Friday, April 04, 2014

Priests Battle the Pouring Dark of Loneliness

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As a diocesan priest working in parish ministry for over 25 years, I have experienced rectory life with other priests for the first half and alone for the second.  Unlike priests of a religious community who live together, we diocesan priests live alone more quickly than ever.  I was ordained 14 years before becoming a pastor. Today, most priests are ordained 3 to 5 years then are appointed pastor, usually in a parish where they live alone.

Living alone is part of the diocesan priesthood but it also warrants an even more aggressive effort by every priest to seek, foster and promote sacerdotal fraternity.  When priests are alone too much, i.e., when they have no priest friends with whom they get together on a regular (monthly at least) basis,  they can succumb to unhealthy responses. Alcoholism, gambling and other addictive behavior can often tempt a priest who lives alone.  Even a strong daily prayer life is not enough. There are four pillars of priestly formation, both in the seminary and post-ordination. Spiritual, theological, pastoral and human formation and their corresponding ongoing formation are ESSENTIAL to healthy, well balanced clergy.  The Lone Ranger syndrome can creep in when priests feel alone and abandoned by their bishop and presbyterate.  Idiosyncrasies can get magnified and multiplied when a priest has no one to challenge and to support him as a peer.  I would often tell seminarians and younger clergy to make it a PRIORITY to engage in and participate in priestly FRATERNITY.  One of the goals of the Confraternity of Catholic Clergy (a national association of priests and deacons) is to promote such fraternity but in connection with the other pillars of ongoing formation as well.

Keeping up to date with latest Vatican and Papal documents and statements is as vital to a parish priest as a lawyer or physician who attends conferences and seminars.  Intellectual (theological) knowledge needs to be stimulated with discussion and information since we have a very sophisticated laity who read and hear about church pronouncements as soon as they are promulgated. Albeit they use the internet for their primary source, nevertheless, we live in a time where many souls get misinformed or they misinterpret current statements from popes and bishops.  Only a priest who is up to date on the latest magisterial decrees can address these issues coherently.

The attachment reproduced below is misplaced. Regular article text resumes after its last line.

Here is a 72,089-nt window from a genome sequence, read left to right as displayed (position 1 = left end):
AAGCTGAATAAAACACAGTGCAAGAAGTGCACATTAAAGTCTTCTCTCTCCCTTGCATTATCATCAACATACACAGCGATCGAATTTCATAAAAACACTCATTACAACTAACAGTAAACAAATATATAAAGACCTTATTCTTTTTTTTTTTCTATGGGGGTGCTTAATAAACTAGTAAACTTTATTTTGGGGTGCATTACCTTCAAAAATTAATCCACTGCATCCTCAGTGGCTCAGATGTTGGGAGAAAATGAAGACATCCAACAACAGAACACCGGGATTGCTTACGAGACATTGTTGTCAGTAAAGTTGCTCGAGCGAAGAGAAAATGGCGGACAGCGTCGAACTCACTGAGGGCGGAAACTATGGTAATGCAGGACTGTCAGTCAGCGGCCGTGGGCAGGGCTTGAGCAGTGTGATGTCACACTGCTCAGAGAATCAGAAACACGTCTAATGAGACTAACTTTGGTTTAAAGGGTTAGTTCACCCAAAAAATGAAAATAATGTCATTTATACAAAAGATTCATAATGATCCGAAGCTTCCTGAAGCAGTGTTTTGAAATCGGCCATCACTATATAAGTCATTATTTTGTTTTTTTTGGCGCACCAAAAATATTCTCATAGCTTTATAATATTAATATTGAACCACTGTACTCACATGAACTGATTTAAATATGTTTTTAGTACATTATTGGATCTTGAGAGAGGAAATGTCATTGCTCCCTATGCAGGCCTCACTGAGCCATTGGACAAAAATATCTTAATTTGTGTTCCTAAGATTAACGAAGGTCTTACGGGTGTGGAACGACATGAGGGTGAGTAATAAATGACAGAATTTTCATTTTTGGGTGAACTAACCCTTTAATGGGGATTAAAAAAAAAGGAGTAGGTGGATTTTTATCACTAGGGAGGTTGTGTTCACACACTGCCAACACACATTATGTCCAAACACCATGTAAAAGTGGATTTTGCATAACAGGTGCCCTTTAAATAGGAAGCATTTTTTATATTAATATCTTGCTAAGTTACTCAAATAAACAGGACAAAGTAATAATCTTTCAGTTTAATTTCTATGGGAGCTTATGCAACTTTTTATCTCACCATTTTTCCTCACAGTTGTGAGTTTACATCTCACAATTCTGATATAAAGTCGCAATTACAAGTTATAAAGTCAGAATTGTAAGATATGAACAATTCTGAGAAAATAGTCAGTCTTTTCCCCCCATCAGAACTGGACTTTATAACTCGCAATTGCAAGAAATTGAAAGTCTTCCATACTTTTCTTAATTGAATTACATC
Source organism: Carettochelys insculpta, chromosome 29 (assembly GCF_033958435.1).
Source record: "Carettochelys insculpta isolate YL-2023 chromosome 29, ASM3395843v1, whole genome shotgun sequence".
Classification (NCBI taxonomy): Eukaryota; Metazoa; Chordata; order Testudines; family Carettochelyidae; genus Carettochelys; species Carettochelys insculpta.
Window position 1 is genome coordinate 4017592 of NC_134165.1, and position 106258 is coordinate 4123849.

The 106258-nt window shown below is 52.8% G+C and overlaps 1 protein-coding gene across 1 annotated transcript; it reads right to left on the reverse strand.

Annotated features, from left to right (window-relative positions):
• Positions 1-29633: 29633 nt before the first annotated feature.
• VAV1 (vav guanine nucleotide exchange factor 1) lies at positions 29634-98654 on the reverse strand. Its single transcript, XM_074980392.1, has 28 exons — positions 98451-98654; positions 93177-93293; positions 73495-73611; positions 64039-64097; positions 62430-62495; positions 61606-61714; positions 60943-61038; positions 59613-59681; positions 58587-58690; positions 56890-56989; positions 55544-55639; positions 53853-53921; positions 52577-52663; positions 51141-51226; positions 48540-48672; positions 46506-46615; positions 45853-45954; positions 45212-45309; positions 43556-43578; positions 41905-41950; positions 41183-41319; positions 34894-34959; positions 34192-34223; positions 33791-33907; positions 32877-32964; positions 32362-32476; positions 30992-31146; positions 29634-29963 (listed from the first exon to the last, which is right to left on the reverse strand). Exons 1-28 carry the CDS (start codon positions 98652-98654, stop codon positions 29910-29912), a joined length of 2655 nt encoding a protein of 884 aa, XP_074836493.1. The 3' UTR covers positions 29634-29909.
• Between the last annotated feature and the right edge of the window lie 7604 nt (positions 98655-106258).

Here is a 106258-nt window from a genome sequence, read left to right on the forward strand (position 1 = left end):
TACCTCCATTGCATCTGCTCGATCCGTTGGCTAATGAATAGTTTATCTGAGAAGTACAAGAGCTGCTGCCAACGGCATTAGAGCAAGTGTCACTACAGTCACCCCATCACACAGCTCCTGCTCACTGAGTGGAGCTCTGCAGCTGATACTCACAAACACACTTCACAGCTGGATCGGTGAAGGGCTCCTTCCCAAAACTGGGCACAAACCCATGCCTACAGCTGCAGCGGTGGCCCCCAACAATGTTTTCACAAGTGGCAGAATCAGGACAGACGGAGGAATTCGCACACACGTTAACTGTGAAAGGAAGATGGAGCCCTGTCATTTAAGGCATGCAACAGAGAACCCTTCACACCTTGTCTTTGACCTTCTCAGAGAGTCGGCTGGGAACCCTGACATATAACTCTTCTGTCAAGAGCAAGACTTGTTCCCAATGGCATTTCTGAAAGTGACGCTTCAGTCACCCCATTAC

It is well known that priests who stop or who diminish their prayer life often have a vocation crisis and sometimes leave the active ministry. Daily and regular prayer are indispensable and yet most newly ordained spend four to six years in the seminary where daily prayer is in common and at specific times. When they get ordained and are assigned to a parish, some have difficulty making the transition to being totally responsible for their spiritual life. No more spiritual or formation directors.  Some clergy find being faithful to the Liturgy of the Hours and other devotions (rosary, etc.) as problematic due to their full schedule of parish ministry.